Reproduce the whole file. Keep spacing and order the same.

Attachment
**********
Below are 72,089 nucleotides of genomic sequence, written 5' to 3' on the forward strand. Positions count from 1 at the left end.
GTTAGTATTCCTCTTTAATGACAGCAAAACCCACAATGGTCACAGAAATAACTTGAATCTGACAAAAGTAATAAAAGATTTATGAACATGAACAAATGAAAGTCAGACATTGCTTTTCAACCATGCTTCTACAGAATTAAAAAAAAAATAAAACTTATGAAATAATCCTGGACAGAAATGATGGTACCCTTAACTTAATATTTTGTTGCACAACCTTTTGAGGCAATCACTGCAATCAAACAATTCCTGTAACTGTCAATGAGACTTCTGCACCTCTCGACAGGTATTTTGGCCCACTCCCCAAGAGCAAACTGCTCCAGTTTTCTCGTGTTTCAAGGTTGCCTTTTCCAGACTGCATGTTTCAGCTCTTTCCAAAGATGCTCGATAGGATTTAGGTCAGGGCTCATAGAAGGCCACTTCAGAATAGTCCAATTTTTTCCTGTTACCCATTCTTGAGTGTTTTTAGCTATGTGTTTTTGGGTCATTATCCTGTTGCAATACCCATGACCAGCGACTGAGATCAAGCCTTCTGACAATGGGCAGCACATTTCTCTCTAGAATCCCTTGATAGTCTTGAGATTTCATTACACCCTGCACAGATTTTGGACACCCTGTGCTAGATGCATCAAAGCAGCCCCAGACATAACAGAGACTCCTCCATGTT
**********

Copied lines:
Below are 72,089 nucleotides of genomic sequence, written 5' to 3' on the forward strand. Positions count from 1 at the left end.
GTTAGTATTCCTCTTTAATGACAGCAAAACCCACAATGGTCACAGAAATAACTTGAATCTGACAAAAGTAATAAAAGATTTATGAACATGAACAAATGAAAGTCAGACATTGCTTTTCAACCATGCTTCTACAGAATTAAAAAAAAAATAAAACTTATGAAATAATCCTGGACAGAAATGATGGTACCCTTAACTTAATATTTTGTTGCACAACCTTTTGAGGCAATCACTGCAATCAAACAATTCCTGTAACTGTCAATGAGACTTCTGCACCTCTCGACAGGTATTTTGGCCCACTCCCCAAGAGCAAACTGCTCCAGTTTTCTCGTGTTTCAAGGTTGCCTTTTCCAGACTGCATGTTTCAGCTCTTTCCAAAGATGCTCGATAGGATTTAGGTCAGGGCTCATAGAAGGCCACTTCAGAATAGTCCAATTTTTTCCTGTTACCCATTCTTGAGTGTTTTTAGCTATGTGTTTTTGGGTCATTATCCTGTTGCAATACCCATGACCAGCGACTGAGATCAAGCCTTCTGACAATGGGCAGCACATTTCTCTCTAGAATCCCTTGATAGTCTTGAGATTTCATTACACCCTGCACAGATTTTGGACACCCTGTGCTAGATGCATCAAAGCAGCCCCAGACATAACAGAGACTCCTCCATGTT